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Our holdings include hundreds of glass and film negatives/transparencies that we've scanned ourselves; in addition, many other photos on this site were extracted from reference images (high-resolution tiffs) in the Library of Congress research archive. (To query the database click here.) They are adjusted, restored and reworked by your webmaster in accordance with his aesthetic sensibilities before being downsized and turned into the jpegs you see here. All of these images (including "derivative works") are protected by copyright laws of the United States and other jurisdictions and may not be sold, reproduced or otherwise used for commercial purposes without permission.

© 2018 SHORPY INC.

[REV 25-NOV-2014]

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The Most Perfect Moving Pictures: 1907

The Most Perfect Moving Pictures: 1907

Circa 1907. "Laconia, New Hampshire -- Main Street." A highlight here is the handbill advertising "the most perfect moving pictures" and "animated pantomimic dramas" at the Folsom Opera House. View full size.

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What's this? A 1907 downtown without a single painless dentist in sight!

Time changes things

The building at left would be occupied by F. W. Woolworth within a couple of years. The barbershop and unusual barber pole remained, but moved next door. Woolworth later relocated up the street to a new building on Bank Square at Main and Pleasant Streets, where the Eagle Hotel sits in the 1907 photo. None of the 1907 buildings appear to exist now.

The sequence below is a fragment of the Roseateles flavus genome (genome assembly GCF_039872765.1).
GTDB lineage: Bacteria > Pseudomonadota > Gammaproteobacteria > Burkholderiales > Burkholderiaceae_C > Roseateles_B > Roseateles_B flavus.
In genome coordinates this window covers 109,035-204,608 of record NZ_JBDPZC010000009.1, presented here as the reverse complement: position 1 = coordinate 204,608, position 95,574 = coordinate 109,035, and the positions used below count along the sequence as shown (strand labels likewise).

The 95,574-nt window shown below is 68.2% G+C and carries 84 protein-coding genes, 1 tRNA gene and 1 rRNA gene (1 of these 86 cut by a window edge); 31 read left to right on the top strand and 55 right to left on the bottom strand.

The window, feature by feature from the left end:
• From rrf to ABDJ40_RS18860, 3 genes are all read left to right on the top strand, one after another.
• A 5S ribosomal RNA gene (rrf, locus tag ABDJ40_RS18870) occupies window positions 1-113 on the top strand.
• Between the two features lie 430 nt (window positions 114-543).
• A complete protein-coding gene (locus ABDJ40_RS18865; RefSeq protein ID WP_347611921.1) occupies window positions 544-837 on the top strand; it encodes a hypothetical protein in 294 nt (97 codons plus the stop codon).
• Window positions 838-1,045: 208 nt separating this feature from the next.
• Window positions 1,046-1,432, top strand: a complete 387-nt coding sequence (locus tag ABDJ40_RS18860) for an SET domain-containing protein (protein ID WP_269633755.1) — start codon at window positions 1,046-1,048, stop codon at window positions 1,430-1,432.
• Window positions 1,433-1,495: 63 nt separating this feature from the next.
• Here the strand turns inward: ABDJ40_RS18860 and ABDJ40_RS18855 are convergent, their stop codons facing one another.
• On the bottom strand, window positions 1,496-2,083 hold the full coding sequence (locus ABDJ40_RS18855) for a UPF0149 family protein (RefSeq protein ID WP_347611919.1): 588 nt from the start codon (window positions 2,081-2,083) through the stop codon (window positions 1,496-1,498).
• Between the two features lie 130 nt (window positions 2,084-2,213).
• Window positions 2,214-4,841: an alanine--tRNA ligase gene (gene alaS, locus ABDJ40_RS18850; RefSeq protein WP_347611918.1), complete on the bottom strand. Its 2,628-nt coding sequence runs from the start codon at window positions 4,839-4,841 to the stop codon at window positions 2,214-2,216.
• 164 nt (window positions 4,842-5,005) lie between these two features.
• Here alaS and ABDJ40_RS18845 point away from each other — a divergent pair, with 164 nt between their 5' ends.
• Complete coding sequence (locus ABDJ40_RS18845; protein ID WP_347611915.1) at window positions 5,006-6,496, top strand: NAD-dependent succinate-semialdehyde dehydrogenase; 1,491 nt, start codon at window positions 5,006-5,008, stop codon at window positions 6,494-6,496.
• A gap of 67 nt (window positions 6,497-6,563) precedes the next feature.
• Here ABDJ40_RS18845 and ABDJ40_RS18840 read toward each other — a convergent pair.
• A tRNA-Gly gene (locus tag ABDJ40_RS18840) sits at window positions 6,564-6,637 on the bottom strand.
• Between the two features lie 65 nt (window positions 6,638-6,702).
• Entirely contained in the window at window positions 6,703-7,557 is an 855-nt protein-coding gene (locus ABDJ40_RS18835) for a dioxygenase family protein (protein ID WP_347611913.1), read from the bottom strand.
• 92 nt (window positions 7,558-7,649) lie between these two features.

The other side of the family?

On the left, we have Quimby Drugs; on the right, Quinby & Son Sporting Goods & Fishing Tackle.

Tuesday, July 23, 1907

Shorpy-inspired in-depth research shows that the circus poster proclaiming fun on Tuesday, July 23 - and a comparison with old calendars - proves that date fell in 1907.

Laundry and Meat

Nice to know what’s in those wagons.

Wow! We Finally See One Labeled!

In the right foreground - a real meat wagon! This one seems to have some real body parts aboard too.

No motorcars

I count at least eleven horse carts, but nothing motorized. In most city scenes of this era with this many vehicles visible, you can usually spy at least one or two horseless carriages. Is their lack here just happenstance, or is there a deeper underlying reason for it, such as lack of reliable gasoline supplies to the distant reaches of New Hampshire?

SHORPY HISTORICAL PHOTO ARCHIVE | History in HD is a vintage photo archive featuring thousands of high-definition images from the 1850s to 1960s. (Available as fine-art prints from the Shorpy Archive.) The site is named after Shorpy Higginbotham, a teenage coal miner who lived 100 years ago.

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